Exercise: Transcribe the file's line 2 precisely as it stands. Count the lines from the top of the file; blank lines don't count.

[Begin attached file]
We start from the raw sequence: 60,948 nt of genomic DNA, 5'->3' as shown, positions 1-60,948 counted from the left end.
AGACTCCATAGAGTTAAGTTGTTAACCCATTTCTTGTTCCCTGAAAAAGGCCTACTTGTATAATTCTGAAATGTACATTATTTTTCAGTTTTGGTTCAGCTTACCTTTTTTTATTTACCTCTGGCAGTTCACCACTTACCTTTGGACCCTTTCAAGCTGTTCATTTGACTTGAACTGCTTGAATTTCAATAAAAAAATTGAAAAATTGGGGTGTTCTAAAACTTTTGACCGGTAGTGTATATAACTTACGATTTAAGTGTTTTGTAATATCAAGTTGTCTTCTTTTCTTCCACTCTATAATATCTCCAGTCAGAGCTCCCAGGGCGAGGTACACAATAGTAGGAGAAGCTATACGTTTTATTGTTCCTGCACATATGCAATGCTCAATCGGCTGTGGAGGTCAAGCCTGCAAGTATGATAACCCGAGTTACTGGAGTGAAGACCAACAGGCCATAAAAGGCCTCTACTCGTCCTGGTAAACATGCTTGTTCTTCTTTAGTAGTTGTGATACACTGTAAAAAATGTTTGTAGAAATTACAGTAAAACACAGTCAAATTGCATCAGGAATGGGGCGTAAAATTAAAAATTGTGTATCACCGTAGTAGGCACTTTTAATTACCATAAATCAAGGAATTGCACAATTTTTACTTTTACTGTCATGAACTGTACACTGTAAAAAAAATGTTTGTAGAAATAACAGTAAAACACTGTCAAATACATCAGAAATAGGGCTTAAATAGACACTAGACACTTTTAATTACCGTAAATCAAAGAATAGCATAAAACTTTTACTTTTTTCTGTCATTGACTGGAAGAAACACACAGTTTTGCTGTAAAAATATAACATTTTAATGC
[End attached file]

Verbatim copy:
AGACTCCATAGAGTTAAGTTGTTAACCCATTTCTTGTTCCCTGAAAAAGGCCTACTTGTATAATTCTGAAATGTACATTATTTTTCAGTTTTGGTTCAGCTTACCTTTTTTTATTTACCTCTGGCAGTTCACCACTTACCTTTGGACCCTTTCAAGCTGTTCATTTGACTTGAACTGCTTGAATTTCAATAAAAAAATTGAAAAATTGGGGTGTTCTAAAACTTTTGACCGGTAGTGTATATAACTTACGATTTAAGTGTTTTGTAATATCAAGTTGTCTTCTTTTCTTCCACTCTATAATATCTCCAGTCAGAGCTCCCAGGGCGAGGTACACAATAGTAGGAGAAGCTATACGTTTTATTGTTCCTGCACATATGCAATGCTCAATCGGCTGTGGAGGTCAAGCCTGCAAGTATGATAACCCGAGTTACTGGAGTGAAGACCAACAGGCCATAAAAGGCCTCTACTCGTCCTGGTAAACATGCTTGTTCTTCTTTAGTAGTTGTGATACACTGTAAAAAATGTTTGTAGAAATTACAGTAAAACACAGTCAAATTGCATCAGGAATGGGGCGTAAAATTAAAAATTGTGTATCACCGTAGTAGGCACTTTTAATTACCATAAATCAAGGAATTGCACAATTTTTACTTTTACTGTCATGAACTGTACACTGTAAAAAAAATGTTTGTAGAAATAACAGTAAAACACTGTCAAATACATCAGAAATAGGGCTTAAATAGACACTAGACACTTTTAATTACCGTAAATCAAAGAATAGCATAAAACTTTTACTTTTTTCTGTCATTGACTGGAAGAAACACACAGTTTTGCTGTAAAAATATAACATTTTAATGC